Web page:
A Final Release is Not a Final Release for Unjust Dismissal Claims

18. February 2020 0

The Federal Court of Appeal recently affirmed that an employee who signs a final release is not barred from bringing an unjust dismissal complaint under the Canada Labour Code (the “Code”).

The provincial employment standards legislation does not apply to employees in certain federally regulated industries. Those working in a federally regulated sector, such as banking or air transportation, are governed by the rights and remedies provided for in the Code rather than the provincial employment standards legislation.  There are several differences between the Code and provincial employment standards legislation.

In Bank of Montreal v. Li, 2020 FCA 22, Ms. Yanping Li worked for the Bank of Montreal (“BMO”) for almost six years. Her employment was governed by the Code.  When Ms. Li was terminated, she was given the option of remaining on the payroll for 18 weeks or accepting a lump sum payment. Ms. Li accepted the lump sum payment and signed a settlement agreement releasing BMO from any and all claims arising out of the termination of her employment.

After signing the agreement, Ms. Li filed an unjust dismissal complaint pursuant to s. 240 of the Code which allows employees to bring a complaint of unjust dismissal. BMO objected to the adjudicator’s jurisdiction to deal with the matter based on the final release that Ms. Li had signed when she accepted the lump sum payment. The adjudicator dismissed BMO’s preliminary objection. BMO sought judicial review, which was dismissed by the Federal Court. BMO appealed to the Federal Court of Appeal.

The Federal Court of Appeal dismissed BMO’s appeal and upheld the lower court’s decision. The Court followed an earlier decision from the same court that held where an employee signs a release waiving their rights under the Code, the employee can still pursue a claim. The basis for this decision is the provision in the Code which says an employee’s rights under the Code may not be altered by “contract or arrangement.”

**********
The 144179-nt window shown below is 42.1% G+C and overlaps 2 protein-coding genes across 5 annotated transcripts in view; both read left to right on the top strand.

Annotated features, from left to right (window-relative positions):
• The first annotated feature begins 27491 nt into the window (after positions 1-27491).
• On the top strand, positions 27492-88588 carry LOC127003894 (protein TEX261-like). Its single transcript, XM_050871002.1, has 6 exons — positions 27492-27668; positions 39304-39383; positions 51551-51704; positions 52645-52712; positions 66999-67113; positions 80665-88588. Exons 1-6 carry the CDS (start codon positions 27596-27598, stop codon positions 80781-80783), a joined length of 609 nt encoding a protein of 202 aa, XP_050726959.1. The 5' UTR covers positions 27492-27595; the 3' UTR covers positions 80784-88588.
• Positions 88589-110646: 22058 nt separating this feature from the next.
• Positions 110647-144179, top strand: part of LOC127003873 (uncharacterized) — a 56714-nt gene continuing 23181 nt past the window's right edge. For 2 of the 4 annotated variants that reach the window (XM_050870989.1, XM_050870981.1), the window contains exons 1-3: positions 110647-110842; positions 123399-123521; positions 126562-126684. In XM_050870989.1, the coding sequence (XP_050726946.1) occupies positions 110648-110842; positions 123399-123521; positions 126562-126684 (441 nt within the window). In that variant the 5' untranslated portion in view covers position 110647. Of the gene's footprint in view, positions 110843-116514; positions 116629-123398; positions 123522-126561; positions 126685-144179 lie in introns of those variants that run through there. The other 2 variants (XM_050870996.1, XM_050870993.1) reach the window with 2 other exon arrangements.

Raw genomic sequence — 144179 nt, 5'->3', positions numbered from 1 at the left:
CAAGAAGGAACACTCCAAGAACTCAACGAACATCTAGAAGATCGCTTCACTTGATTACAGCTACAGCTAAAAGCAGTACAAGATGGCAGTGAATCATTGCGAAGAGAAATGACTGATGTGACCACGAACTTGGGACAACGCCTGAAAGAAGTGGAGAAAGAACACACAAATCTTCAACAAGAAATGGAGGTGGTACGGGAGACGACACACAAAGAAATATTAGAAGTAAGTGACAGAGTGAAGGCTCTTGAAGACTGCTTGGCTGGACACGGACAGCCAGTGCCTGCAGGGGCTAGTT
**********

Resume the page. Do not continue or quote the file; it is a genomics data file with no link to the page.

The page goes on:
The Court acknowledged that settlement agreements are to be encouraged.  The Court also acknowledged that allowing an employee to pursue a claim after a release is signed deters employers from offering termination benefits in excess of the minimum(s) until after the 90-day limitation period to start a claim expires. Nonetheless, the Court held that such matters were policy decisions best left to the Parliament and that under the wording of the Code a settlement agreement and release cannot remove the employees’ rights under the Code to bring an unjust dismissal claim.

Justice de Montigny, writing for the unanimous court, noted that a final release is relevant to assessing the proper remedy in an unjust dismissal claim, and the adjudicator will take any release and settlement agreement into consideration in assessing remedy.

Employers should be aware that even with a signed release following termination, a federally regulated employee may be able to pursue an unjust dismissal claim under the Code. This decision and the wording of the Code alerts employers that they will not be able to claim the protection of a release to prevent an employee from bringing a claim under the Code.

This article was co-authored by Scott Marcinkow and articling student, Nicola Virk.

Want more useful updates on changes in legislation? Contact Scott Marcinkow at smarcinkow@harpergrey.com, Rose Keith, QC at rkeith@harpergrey.com, or anyone else from our team listed on the Authors page.